Mingma David Sherpa said, "As a climber, today is an important day for us because Mount Everest was ascended on this day- 29 May 1953. The impact of climate change lay high on the climbers. If there is not enough snow, there will be shortage of water as well and it not only would impact the climbers but also the entire ecosystem."
Recent research has also found that Mount Everest's glaciers have lost 2,000 years of ice in just the past 30 years. The International Centre for Integrated Mountain Development (ICIMOD) working in the field of mountain and ecological conservation has called on to work on the aspect of climate change.
"70 years since the first successful ascent of Everest, the tallest mountain on earth -Chomolungma, 'Goddess, Mother of the World', as it is known in Tibetan, and Sagarmatha, 'Head above the Clouds' in Nepali - is undergoing unprecedented and largely irreversible change," the organization stated launching its new awareness campaign.
Researchers also have found that the South Col Glacier also has lost more than 54 meters of thickness in the past 25 years alone.
Speaking to ANI, Purnima Shreshtha, Record Holding Nepali Female Climber said, "As we celebrate Everest Day and advertise our mountains we also need to work on the side of its preservation. I got fascinated by the beauty of the mountains and started the ascends but now am seeing the beauty fading- the snow is melting fast which is eroding the beauty. In order to protect the mountain climbers from Nepal as well as across the globe should stand together and work on its preservation and ways to mitigate the impacts."
Purnima Shrestha is a record-holding Nepali female climber to summit Mount Dhaulagiri and aims to ascend all 14 peaks above 8000 meters. This year, Nepal has seen a high influx of climbing aspirants as the Department of Tourism has issued permits to 478 fee-paying individuals, the highest permits issuance on record, to climb Everest.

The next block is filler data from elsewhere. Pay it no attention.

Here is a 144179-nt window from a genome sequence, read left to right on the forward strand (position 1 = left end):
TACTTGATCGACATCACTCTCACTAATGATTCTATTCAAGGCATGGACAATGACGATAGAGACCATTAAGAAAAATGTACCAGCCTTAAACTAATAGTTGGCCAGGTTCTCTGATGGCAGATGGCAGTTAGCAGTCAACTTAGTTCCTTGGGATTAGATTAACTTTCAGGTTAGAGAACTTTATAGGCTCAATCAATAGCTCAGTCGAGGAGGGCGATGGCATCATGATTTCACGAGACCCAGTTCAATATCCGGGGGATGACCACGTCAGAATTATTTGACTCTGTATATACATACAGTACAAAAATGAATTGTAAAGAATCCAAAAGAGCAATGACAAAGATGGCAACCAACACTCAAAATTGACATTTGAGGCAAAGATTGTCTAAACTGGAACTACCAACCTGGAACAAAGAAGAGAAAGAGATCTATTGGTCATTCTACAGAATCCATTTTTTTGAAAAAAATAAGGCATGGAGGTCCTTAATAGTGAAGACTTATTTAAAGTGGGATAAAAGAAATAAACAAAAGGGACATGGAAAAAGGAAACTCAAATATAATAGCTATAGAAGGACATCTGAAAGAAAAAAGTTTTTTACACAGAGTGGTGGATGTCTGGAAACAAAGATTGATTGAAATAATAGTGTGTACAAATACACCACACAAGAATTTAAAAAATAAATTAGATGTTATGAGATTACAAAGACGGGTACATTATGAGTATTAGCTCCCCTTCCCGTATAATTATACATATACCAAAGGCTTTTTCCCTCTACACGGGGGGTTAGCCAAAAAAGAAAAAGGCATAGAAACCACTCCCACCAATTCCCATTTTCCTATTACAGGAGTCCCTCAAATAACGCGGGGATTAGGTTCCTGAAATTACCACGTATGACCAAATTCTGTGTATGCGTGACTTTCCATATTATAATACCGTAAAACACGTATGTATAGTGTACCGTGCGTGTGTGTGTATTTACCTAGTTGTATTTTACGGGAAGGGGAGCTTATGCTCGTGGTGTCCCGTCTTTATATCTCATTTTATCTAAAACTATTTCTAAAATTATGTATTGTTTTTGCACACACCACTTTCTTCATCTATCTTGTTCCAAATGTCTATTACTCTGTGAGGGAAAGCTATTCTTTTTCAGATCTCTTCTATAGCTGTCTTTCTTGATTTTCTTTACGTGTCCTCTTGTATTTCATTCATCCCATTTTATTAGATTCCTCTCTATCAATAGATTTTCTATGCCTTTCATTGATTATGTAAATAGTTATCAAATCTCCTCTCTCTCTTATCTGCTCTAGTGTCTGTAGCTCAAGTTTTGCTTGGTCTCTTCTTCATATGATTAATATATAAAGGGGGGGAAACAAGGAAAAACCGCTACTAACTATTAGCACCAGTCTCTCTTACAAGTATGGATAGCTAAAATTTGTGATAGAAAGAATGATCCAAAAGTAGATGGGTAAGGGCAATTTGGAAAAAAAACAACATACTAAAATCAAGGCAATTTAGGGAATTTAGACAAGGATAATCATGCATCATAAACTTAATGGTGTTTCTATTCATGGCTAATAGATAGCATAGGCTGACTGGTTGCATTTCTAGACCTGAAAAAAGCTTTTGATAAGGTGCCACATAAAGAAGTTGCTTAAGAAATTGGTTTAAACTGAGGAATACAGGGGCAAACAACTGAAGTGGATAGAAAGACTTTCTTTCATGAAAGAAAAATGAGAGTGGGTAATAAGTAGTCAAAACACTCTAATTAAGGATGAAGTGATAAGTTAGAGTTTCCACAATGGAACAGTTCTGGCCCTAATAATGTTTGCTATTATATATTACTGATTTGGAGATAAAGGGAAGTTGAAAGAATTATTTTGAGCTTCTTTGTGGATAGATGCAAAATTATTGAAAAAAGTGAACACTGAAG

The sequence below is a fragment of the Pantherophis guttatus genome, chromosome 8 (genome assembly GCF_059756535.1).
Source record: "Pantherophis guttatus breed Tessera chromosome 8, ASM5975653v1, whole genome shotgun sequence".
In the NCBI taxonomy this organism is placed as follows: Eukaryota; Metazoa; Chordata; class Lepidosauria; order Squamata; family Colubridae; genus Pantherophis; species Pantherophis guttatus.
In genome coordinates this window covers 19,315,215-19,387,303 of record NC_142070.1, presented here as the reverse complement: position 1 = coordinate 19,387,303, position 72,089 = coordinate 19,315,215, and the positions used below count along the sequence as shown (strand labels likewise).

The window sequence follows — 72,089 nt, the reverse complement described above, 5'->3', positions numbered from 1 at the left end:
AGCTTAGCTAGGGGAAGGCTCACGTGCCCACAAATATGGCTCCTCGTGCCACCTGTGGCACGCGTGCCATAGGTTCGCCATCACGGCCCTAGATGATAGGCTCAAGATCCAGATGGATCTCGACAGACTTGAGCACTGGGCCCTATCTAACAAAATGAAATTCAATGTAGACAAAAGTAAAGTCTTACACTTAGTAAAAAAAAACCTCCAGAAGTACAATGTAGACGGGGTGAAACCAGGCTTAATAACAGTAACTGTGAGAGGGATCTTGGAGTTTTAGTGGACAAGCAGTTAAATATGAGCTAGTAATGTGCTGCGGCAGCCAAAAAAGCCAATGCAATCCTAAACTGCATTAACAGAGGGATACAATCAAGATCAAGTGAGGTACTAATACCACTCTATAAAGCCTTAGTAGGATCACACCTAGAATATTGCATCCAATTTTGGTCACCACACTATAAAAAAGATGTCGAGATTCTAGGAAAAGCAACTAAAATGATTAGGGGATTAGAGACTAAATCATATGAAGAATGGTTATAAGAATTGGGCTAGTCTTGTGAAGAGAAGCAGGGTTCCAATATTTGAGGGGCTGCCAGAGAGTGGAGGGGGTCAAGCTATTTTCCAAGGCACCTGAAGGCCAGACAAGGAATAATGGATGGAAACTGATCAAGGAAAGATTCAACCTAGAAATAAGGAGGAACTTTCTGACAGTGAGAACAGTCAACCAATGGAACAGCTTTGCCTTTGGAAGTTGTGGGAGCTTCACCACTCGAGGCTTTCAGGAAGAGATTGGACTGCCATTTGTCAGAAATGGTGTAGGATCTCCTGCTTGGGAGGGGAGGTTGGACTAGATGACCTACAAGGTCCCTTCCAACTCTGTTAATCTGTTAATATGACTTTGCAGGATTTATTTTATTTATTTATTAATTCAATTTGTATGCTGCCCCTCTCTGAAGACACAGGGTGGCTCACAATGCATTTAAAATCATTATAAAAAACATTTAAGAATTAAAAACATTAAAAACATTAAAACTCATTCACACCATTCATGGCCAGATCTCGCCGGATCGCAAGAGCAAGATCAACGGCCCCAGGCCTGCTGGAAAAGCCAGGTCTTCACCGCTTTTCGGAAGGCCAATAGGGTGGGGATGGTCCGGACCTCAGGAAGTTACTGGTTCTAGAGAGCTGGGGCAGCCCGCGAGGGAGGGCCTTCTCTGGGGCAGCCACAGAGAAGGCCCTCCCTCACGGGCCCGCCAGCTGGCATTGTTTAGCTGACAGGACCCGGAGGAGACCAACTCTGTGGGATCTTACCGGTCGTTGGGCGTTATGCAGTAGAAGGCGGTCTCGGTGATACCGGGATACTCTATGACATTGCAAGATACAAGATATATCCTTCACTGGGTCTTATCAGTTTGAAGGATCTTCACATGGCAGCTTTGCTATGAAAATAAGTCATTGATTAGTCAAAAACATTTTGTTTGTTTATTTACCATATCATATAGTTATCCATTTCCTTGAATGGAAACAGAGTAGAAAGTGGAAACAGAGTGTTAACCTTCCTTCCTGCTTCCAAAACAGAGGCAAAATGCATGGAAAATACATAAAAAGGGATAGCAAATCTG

Earlier in 2021, Nepal had issued a record 409 permits which had overcrowded the summit which often is blamed for the high fatalities that year. A year later, the number dropped to 325 taken as an impact of the ongoing Russia-Ukraine war and recession that is coming forth this year.
Nepal charges USD 11,000 from foreign climbers to take permits for Mount Everest. However, the expenses range between USD 40,000 to 90,000 to climb the mountain. The cost of an expedition rises further when the weather is not favourable as it normally lasts for only two weeks in a year.
Speaking to ANI, Nima Nuru Sherpa, Nepal Mountaineering Association President, said, "As we celebrate the 70 years of Mount Everest's successful ascends we now are facing herd of challenges. The expedition pattern which existed 70 years before and that exists now has changed.
He further said, "Amongst them, the issue of global warming is coming forth with much gravity. The issues of management of expeditions also come forth as a challenge for us over which we have to work."
Close to 7,000 mountaineers have climbed Everest from the Nepal side since Tenzing Norgay Sherpa and New Zealander Edmund Percival Hillary first set foot atop the world's highest peak on May 29, 1953. (ANI)